By Stephen Young
By Stephen Young
By Stephen Young
By Jim Schutze
By Rachel Watts
By Lauren Drewes Daniels
All around them on the dance floor are other mismatched partners: Mexican cowboys or young men in T-shirts and tennis shoes dipping and swaying with women dressed to kill in little black mini-dresses and heavy mascara, or skin-tight Selena pants with silver and red high heels.
As the accordions wheeze and chirp, some of the women offer quickie dance lessons to their stumble-footed partners as the mirror ball picks up the twinkling of the Christmas lights over the dance floor, reflecting it back as a big, spinning circle on the wooden boards below. "Ninety percent of the girls in here are working," says Bibi, one of the club's women, looking on from the back hallway on a recent Friday night. "This isn't the kind of place you'd bring your girlfriend."
That's because Mike's is a home away from home for working stiffs, indocumentados looking to buy a little time, maybe a dance or two, with a woman. And for this there are meseras, translated literally as "table waitresses"--women who spend innocent moments talking, dancing, fetching beers for any man who can pony up the price of their company.
Mike's and cantinas like it exist in a hidden, secretive world, unfamiliar even to most Dallas Hispanics, let alone the city's Anglos. But they've been much on the minds of a couple of Dallas homicide detectives.
At least since the murders.
In the early morning of June 27, a pretty 24-year-old mesera named Olivia Hernandez left her job at Mike's with a man, a thin young guy in Western attire. She was found the next afternoon, nude and strangled to death, at a construction site in northwest Dallas.
Detectives revealed last month that they have conclusive proof that the man who killed Hernandez had strangled another mesera to death on February 15.
Maria Perales, a 20-year-old with dusky good looks, had left her job at the El Tapatio Club in South Dallas, then was seen at La Cabana on Industrial Boulevard, then was never seen alive again. Her nude, strangled body was found early the next morning on the edge of a dark East Dallas side street, where it was dumped from a truck or car.
Dallas police, who have no suspects, say a serial killer may be searching for his next prey tonight in Dallas' cantinas.
Detective Jesse Trevino, who is overseeing the investigation, says witnesses at the bars have provided only a general description of the man with whom Hernandez and Perales left the bars.
The search for the killer has taken Trevino and two colleagues deep into the invisible world of the illegal work force, the cantinas, and the young women whose allure fuels the bars and makes them go.
"It kind of reminds me of the Wild West," Trevino says. "These are guys who are living with six other guys with no chance of meeting a girl. On the weekends, they splash on some cheap cologne and go to town to meet a lady."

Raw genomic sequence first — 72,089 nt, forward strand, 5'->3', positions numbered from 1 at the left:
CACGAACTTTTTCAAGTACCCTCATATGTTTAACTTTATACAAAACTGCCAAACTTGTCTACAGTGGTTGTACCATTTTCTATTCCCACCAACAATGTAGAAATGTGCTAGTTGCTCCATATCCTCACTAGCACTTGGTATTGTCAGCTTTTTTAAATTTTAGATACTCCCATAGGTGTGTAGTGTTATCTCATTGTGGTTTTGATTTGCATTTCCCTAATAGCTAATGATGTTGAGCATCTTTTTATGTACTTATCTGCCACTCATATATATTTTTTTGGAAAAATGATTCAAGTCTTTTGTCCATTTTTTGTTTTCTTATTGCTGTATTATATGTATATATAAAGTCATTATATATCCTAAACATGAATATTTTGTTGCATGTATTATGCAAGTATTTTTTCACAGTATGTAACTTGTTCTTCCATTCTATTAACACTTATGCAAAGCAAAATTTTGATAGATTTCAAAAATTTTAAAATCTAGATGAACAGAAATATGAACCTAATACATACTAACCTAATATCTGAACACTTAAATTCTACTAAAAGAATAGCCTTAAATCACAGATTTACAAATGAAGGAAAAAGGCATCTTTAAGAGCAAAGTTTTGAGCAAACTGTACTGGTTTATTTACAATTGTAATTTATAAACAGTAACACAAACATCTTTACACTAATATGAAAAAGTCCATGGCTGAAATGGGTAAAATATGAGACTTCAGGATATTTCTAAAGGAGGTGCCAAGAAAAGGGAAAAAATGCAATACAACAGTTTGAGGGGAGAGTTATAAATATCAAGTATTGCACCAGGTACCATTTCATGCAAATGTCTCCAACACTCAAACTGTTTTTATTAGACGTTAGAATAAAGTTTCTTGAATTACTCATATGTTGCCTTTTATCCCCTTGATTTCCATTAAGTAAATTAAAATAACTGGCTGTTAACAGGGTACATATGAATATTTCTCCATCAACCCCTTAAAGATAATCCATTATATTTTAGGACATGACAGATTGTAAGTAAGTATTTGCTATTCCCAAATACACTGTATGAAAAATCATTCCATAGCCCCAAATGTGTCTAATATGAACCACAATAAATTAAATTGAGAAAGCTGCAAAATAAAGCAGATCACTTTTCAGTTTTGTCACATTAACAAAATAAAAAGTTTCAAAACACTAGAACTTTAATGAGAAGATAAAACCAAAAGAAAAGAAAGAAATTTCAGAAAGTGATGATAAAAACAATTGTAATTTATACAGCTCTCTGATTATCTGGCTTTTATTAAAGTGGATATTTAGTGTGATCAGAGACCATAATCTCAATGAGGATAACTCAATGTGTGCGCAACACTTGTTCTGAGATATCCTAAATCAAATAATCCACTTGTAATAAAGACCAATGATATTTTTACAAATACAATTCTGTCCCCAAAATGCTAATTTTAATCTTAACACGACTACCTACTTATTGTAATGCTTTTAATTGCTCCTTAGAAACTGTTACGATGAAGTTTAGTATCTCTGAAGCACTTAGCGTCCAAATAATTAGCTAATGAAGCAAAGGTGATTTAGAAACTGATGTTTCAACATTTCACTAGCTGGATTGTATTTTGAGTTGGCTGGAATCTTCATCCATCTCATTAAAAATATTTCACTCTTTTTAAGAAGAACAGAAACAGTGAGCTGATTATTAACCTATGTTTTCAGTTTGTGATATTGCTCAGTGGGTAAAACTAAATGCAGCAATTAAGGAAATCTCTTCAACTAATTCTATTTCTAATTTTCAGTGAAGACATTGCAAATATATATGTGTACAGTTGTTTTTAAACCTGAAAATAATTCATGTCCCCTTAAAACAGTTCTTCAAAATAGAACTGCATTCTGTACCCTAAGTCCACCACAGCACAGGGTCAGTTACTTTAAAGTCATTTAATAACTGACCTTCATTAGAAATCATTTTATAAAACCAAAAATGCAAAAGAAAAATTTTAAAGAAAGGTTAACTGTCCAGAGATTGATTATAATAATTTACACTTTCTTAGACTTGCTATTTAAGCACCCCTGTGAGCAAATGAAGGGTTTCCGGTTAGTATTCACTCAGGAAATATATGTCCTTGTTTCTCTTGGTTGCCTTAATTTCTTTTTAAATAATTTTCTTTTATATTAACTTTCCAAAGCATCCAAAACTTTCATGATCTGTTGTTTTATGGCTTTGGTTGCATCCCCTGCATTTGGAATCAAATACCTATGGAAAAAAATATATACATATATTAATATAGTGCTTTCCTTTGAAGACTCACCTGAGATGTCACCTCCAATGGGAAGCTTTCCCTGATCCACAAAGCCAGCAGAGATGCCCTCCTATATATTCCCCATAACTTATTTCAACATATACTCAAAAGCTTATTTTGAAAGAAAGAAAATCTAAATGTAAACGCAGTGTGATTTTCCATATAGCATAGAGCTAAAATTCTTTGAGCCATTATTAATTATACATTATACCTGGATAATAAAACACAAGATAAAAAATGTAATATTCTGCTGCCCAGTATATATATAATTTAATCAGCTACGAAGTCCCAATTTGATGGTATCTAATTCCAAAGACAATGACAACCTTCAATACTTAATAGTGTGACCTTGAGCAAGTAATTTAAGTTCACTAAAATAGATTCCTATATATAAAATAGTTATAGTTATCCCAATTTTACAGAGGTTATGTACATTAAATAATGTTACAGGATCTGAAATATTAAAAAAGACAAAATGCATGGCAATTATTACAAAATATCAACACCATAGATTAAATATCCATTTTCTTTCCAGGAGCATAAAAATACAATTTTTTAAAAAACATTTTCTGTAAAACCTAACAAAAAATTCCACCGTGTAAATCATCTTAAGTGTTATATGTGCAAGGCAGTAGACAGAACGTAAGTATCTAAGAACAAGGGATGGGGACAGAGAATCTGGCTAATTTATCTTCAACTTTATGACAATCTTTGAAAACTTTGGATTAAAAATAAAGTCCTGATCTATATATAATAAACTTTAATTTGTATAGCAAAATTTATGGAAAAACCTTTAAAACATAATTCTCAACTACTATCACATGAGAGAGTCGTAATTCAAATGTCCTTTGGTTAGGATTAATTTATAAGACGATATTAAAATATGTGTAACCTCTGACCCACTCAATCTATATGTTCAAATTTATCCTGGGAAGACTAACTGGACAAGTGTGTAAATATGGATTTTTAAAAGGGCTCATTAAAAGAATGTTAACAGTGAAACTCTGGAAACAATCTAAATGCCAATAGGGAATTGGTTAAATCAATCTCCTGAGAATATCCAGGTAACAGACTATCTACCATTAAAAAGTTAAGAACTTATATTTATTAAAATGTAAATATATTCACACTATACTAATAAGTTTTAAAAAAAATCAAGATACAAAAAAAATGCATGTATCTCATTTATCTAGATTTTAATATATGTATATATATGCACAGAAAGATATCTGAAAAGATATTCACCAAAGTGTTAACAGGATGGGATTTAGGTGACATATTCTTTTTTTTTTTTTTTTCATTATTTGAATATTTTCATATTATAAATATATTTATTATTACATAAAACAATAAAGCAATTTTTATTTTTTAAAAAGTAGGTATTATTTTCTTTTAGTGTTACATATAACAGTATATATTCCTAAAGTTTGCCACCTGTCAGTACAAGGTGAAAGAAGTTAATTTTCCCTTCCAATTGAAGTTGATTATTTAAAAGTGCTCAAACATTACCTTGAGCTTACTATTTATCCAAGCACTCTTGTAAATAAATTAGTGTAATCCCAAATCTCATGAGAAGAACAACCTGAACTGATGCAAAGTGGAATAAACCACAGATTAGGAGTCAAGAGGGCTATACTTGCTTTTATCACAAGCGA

One man, though, has something far more frightful, far more ghastly in mind.
Like more than a dozen other cantinas around Dallas, Mike's El Socio is a modern-day version of the 1930s taxi-dancing club. Willing women in their teens, 20s, or early 30s fetch beers, chat, drink, and dance for a price--money doled out in the form of drink surcharges, tips for each dance, and in some taverns, dance or drink tickets sold at the bar.
The women may be called waitresses, but they have much different duties than those assigned to the Jennifers and Alisons at your corner Bennigan's. "Their job is to keep the men in the club, consuming drinks and having a good time," says Luis, a cook at an Irving restaurant who is familiar with the clubs.
If they insist on anything more, the mesera is likely to summon a bouncer. This isn't about stripping or lap dancing or sex for sale.
"They do this for money, to send back to Mexico," says Bibi, the woman at Mike's, who declined to give her last name.
A stew of beer signs and cigarette smoke, the club is done in threadbare red carpet and a crude red paint job, thick and untrimmed, like the set of a low-budget theater production. "Dancing with men in here," says Bibi, "it's like dancing with your grandfather."
The mesera business is as old as the needs of lonely men far from home--whether they're U.S. soldiers buying dancing partners and more in Saigon during the Vietnam War, or migrant Mexicans two-stepping with young women after a hard day on the construction sites of North Texas. Some remember the phenomenon in Texas as far back as the 1960s, when the women were known as peseteras, or quarter dancers.